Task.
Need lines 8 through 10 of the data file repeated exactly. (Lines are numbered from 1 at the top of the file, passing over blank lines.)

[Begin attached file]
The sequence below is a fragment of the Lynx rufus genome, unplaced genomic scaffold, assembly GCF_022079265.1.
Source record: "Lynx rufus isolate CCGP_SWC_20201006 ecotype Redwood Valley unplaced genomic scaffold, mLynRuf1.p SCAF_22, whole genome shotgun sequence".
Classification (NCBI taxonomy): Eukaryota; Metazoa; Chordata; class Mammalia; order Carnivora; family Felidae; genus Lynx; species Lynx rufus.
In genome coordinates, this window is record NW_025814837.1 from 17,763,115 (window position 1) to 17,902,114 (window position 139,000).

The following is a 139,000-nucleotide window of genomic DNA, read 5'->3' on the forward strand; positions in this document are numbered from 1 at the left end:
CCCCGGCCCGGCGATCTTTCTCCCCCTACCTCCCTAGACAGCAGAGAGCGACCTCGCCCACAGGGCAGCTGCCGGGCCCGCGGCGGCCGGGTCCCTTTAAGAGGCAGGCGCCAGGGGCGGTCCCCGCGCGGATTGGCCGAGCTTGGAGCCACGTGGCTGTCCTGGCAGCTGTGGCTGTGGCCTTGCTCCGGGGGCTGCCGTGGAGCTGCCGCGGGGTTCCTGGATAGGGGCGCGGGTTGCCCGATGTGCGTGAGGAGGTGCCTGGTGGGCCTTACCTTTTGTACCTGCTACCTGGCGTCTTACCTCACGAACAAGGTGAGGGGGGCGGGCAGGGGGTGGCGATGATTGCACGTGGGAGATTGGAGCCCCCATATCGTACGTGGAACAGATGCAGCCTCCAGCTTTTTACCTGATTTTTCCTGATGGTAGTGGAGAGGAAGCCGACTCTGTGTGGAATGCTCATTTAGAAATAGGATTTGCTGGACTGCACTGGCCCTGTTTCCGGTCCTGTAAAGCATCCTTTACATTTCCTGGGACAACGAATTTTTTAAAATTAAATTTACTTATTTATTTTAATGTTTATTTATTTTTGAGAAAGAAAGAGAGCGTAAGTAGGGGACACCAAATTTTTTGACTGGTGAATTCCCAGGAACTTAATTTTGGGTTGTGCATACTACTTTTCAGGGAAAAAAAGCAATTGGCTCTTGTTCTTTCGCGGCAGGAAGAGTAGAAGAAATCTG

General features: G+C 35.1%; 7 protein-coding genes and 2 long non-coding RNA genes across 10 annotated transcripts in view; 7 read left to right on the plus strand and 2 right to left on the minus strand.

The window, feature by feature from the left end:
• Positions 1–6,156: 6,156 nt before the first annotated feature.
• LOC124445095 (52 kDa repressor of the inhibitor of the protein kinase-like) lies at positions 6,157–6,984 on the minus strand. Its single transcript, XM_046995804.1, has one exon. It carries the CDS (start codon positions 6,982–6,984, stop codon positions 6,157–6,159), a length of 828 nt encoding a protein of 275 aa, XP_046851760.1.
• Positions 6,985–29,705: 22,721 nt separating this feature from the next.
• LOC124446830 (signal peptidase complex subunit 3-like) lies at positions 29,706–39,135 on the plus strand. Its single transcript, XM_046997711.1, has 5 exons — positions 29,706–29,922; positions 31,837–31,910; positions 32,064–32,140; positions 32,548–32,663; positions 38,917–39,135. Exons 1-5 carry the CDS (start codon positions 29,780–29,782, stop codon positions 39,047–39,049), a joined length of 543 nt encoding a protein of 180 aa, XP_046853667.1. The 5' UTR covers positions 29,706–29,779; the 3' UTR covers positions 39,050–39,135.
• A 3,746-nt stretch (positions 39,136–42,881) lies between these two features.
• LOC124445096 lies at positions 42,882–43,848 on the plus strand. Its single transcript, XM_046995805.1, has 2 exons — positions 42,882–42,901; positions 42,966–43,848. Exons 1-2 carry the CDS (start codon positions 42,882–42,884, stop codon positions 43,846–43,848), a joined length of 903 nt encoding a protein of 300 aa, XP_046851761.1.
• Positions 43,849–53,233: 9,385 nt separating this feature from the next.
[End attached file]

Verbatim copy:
The window, feature by feature from the left end:
• Positions 1–6,156: 6,156 nt before the first annotated feature.
• LOC124445095 (52 kDa repressor of the inhibitor of the protein kinase-like) lies at positions 6,157–6,984 on the minus strand. Its single transcript, XM_046995804.1, has one exon. It carries the CDS (start codon positions 6,982–6,984, stop codon positions 6,157–6,159), a length of 828 nt encoding a protein of 275 aa, XP_046851760.1.